Something of this spirit is translated into “Mirror’s Edge Catalyst,” a parkour game that wears its narrative sensibility about as lightly as a deep-sea diving suit. “Catalyst” is a prequel to 2008’s “Mirror’s Edge,” a game that generally garnered a favorable reception from critics. Although “Mirror’s Edge” didn’t hit its projected sales targets, for some it was a cult classic. Faith, the game’s heroine, became an inspiration to cosplayers. The game also emerged as a reference point in online discussions about the relatively small number of quality first-person perspective platforming games.
I’m not sure I finished the demo for the original “Mirror’s Edge.” I liked the game’s bright, sleek, minimalist look, but I never acclimated to its controls. Impatience got the best of me. I experienced a bit of an agitated relapse when I went through the tutorial and the first hour of “Catalyst.” It took me a while to get the timing right for dashing along the sides of walls, and too many of my jumps had clumsy landings. Essentially, I didn’t have a feeling for how to traverse spaces most efficiently. I’m grateful I didn’t have to share my pratfalls with the rest of the Internet.
Unlike third-person perspective platformers where you usually see your character’s relationship to his environment, the Mirror’s Edge games require a bit of spatial intuition. Sure, you can see Faith’s arms pinwheeling back and forth as you run, and if you look down, you can see from her torso to her feet. But when you’re pressed for time, which you often are while on a mission, you need to be able to read what’s in front of you at a glance and sense where you are in the environment without double-checking your footing. A downside to the game’s commitment to first-person perspective is that motion sickness may be an issue for some. (I have a friend who, upon fear of nausea, can’t even look at the game.) The tucked rolls, the wrenching jumps. I’m not one for motion sickness, but there were times when I keenly felt the benefits of a break.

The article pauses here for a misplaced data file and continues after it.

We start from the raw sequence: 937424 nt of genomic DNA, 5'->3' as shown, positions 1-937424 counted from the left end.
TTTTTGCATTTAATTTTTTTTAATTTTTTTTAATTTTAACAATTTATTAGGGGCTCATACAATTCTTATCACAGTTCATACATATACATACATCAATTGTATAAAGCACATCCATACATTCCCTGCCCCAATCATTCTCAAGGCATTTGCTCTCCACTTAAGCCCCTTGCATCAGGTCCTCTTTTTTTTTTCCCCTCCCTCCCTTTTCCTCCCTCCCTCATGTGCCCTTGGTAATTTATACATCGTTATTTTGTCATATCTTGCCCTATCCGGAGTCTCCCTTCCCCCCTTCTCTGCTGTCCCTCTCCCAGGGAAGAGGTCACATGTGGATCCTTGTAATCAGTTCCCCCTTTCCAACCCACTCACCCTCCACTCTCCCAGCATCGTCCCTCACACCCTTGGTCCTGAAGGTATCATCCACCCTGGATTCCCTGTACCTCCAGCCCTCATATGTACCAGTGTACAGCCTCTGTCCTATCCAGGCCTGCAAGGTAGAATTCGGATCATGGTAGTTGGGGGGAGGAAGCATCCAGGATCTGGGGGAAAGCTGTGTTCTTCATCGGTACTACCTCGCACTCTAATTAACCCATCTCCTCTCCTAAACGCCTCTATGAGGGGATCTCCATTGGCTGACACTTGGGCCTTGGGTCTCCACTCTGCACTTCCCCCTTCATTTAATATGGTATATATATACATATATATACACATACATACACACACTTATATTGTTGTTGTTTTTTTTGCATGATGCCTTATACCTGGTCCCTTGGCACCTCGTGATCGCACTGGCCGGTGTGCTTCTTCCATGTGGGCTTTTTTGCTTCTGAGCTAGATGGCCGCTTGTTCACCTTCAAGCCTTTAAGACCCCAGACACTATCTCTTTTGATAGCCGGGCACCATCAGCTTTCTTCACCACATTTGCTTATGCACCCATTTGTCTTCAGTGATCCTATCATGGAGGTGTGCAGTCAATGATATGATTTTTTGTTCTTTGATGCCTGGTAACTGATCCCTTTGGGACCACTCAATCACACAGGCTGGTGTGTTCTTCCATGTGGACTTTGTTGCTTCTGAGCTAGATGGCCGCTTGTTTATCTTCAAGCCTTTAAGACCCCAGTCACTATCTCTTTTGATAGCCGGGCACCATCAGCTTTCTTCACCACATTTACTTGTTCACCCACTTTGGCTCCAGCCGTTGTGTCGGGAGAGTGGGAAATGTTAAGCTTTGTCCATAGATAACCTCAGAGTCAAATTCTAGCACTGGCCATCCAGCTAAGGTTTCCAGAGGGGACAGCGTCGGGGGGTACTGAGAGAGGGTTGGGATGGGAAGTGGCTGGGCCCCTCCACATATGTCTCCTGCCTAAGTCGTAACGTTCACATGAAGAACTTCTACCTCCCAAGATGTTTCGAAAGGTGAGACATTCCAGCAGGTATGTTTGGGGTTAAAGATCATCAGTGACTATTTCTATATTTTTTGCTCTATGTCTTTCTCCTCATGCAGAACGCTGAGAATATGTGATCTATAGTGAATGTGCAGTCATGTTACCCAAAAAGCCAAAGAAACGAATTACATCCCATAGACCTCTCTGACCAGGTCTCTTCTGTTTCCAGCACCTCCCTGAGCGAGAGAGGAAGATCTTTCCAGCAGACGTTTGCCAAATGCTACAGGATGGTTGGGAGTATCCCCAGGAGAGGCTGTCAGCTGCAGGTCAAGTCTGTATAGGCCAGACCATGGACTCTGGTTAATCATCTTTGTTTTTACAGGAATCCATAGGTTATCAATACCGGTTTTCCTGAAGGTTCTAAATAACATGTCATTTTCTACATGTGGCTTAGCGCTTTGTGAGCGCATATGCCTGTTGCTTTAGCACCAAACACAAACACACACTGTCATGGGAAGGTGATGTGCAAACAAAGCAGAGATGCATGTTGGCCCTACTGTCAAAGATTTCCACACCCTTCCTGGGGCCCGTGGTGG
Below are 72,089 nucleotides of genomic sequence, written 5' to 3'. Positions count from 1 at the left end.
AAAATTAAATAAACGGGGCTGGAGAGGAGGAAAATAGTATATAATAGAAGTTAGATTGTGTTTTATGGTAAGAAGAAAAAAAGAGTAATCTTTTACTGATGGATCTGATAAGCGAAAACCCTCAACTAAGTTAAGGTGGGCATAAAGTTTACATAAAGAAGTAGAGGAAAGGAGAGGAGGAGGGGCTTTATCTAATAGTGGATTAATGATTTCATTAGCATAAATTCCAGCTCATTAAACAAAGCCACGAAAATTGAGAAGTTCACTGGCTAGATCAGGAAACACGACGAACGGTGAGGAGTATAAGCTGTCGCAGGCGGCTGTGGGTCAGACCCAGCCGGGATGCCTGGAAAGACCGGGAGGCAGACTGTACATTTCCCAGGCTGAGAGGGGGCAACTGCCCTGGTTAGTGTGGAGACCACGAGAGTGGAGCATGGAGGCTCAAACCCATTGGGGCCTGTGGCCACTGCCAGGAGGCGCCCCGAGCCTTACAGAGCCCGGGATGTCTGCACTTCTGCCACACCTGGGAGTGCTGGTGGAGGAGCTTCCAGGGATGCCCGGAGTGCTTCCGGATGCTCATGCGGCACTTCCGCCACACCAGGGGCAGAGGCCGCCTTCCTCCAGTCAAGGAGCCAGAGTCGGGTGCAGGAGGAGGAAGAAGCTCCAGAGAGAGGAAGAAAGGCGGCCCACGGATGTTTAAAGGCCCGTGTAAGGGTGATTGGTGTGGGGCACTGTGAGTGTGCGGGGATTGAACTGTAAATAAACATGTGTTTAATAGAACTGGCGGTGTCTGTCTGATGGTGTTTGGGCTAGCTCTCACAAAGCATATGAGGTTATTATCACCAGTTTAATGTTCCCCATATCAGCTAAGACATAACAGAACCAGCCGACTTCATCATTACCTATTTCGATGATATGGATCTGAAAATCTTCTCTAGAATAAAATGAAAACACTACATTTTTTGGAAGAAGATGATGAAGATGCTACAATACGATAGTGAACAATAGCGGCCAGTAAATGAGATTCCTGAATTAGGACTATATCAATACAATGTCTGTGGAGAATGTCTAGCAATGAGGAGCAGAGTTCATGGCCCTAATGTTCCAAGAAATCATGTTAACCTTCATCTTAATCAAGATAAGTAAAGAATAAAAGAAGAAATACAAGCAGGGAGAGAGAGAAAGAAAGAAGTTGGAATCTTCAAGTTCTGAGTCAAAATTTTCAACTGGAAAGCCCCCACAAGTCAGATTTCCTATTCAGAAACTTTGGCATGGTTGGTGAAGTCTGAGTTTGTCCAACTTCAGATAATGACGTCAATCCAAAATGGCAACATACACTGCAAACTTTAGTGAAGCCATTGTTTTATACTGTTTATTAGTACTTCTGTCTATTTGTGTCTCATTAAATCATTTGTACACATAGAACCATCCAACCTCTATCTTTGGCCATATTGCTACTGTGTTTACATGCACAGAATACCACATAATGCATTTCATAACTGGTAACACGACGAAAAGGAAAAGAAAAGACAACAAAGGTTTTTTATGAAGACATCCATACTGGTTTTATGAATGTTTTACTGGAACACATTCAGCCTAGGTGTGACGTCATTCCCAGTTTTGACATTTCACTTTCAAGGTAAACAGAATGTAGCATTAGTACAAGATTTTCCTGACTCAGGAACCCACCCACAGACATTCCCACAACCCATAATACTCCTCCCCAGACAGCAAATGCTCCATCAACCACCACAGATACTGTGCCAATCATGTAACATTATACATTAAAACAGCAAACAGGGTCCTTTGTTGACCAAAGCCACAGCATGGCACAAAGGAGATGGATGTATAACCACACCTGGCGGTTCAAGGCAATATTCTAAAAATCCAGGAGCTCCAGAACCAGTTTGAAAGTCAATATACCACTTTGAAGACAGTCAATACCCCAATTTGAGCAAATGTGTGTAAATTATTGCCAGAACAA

After soldiering through a couple of hours of exasperation (some of that time I spent fiddling with the game’s PC video settings) the mechanics gelled for me. From then on I found a hypnotic pleasure in running across rooftops of the city of Glass, where Faith lives, dodging and beating up the corporate security forces charged with maintaining the super rich’s stranglehold over the populace. For most of the main campaign, I was partial to taking the long way from objective to objective and rarely using the fast travel system between safe houses.
According to James Slavin, the game’s audio director, Glass was based on Shibuya in Japan. Alongside the photographs the art team used as inspiration, an architect was brought in to work with the world and mission designers to shape the look of the game’s environments. Despite this, some critics have faulted the game’s city for being lackluster.
There are relatively few people, and a limited variety of adversaries, for the player to encounter while running through the world. This didn’t bother me because I found the world itself intrinsically alluring with its hard angled surfaces and huge video displays. Its lack of clutter contributed to the meditative way I approached the game.
When I raised the criticisms that some have leveled against the game’s setting with Slavin, he said: “The idea for the city was to keep it clinical and minimal. The less cluttered it was the more landmarks you can put… Some areas of the world are sterile in the sense that they are very corporate and inhumane. They make you feel uncomfortable being there because it’s not for you.”
Unfortunately, the game’s story lacks the subtleties of its design. Basically, it’s you against a corporation that is working to engineer the emotional enslavement of the general population via nanotechnology. Most of the conversations in “Catalyst’s” main storyline are stilted and overcharged as if overly beholden to the old imperative that conflict drives narrative action. Meaningful tension is found in the gameplay, not the story.
I want to forgive the game for its lightweight take on economic inequality and its lame climactic fight if only because of its wonderful sense of kinesis and the alienating beauty of the Glass city. Sometimes flawed creations are worth appreciating for their merits.
Christopher Byrd is a Brooklyn-based writer who has been playing video games since the days of the Atari 2600. His writing has appeared in the New York Times Book Review, the Barnes & Noble Review, Al Jazeera America, the Guardian and elsewhere. Follow him on Twitter @Chris_Byrd.
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